Why exactly?

  6. July 22nd, 2014 at 09:15 | #6
    Rune

    Hi, I can’t recall to have read anything about why, but my guess is that you should use a domain member as a control station (CS) because the DCs will be rebooted multiple times automatically (Remote reboot invoked from the CS) at the same time. It would be too bad to lose Control over the CS during this.

  7. October 14th, 2014 at 07:40 | #7
    Olivier

    Hi,

    Thank you for answering me Rune.
    It must surely be that the fact that the Dcs restarted several times.

    In any case, I perform the procedure rename the domain name for a client and everything went well.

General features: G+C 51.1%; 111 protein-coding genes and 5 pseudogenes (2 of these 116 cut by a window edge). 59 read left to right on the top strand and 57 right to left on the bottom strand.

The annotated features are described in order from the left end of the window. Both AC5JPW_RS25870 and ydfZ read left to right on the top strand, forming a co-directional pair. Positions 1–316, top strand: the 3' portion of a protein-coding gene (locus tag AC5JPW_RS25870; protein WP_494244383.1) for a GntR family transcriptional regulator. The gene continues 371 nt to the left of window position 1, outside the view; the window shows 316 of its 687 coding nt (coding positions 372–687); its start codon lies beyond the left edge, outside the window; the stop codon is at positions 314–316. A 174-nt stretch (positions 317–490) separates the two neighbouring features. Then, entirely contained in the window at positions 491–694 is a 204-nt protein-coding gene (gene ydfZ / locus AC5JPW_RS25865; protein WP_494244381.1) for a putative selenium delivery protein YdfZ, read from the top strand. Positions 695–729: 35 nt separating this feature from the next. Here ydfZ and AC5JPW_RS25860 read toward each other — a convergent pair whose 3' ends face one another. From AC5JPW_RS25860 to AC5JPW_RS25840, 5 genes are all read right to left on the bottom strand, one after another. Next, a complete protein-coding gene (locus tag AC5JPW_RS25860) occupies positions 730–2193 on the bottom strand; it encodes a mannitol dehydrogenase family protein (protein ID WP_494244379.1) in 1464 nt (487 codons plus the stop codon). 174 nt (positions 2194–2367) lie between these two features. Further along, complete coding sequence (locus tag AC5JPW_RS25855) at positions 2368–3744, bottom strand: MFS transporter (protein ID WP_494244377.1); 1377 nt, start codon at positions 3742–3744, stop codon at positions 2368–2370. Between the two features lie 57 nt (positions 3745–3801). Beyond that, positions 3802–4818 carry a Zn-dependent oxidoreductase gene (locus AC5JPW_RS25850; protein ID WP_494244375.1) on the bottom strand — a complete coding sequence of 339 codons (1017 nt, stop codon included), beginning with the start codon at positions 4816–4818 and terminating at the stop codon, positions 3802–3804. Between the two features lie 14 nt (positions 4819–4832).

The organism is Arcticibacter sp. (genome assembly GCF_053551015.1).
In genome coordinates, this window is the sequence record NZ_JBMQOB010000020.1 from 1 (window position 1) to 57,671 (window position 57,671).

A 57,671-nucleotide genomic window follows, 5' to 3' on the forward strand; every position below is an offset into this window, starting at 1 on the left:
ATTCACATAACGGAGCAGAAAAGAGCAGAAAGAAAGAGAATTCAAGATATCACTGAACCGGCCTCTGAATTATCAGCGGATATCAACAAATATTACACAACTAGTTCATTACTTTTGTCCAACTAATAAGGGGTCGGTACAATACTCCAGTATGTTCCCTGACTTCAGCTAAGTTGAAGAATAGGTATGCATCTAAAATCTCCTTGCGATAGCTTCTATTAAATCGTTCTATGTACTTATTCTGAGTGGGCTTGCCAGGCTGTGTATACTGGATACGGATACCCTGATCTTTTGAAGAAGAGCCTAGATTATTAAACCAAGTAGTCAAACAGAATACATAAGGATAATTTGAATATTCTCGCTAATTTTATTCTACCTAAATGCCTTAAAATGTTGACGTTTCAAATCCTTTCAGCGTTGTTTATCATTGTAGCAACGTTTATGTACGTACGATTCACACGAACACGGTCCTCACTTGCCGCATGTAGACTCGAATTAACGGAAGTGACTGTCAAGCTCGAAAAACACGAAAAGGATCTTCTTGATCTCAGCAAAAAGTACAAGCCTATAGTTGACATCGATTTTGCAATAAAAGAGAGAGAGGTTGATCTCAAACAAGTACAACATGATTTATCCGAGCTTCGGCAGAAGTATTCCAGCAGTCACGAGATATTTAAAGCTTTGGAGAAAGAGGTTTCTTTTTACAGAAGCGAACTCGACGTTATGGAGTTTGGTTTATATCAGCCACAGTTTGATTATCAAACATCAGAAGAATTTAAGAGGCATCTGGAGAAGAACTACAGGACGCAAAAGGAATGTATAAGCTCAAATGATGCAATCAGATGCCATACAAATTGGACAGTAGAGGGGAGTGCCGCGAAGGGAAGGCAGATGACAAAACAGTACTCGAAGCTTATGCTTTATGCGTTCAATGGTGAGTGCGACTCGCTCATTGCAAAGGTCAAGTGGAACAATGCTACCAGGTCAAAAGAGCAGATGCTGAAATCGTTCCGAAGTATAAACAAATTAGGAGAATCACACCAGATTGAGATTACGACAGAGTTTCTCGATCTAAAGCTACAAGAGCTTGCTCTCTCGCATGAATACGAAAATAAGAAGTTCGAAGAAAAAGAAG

Just one problem with Citrix but it was not due to rennommage itself.

    Anyway thank you for your site, it was very useful to me even if I redid my own procedure, taking some info on other site including MS .

  8. December 14th, 2014 at 23:14 | #8
    Jon

    Your information for the preparation and follow through is on the money. I ran into a problem I haven not been able to find a solution for. Our domain controller and ba kup DC needed a renaming and while all the tests and preparation all passed muster, ths rendom /prepare with a fail for both servers generating an error message 5. I am unable to locate an explanation in all readings I’ve done. Do you know of any explanation for this error? Since both servers are listed in the xml files as “Initial”, is it possible to delete the new zone which is now populated with A records and start over or is thdre a method to make corrections and finish what was started?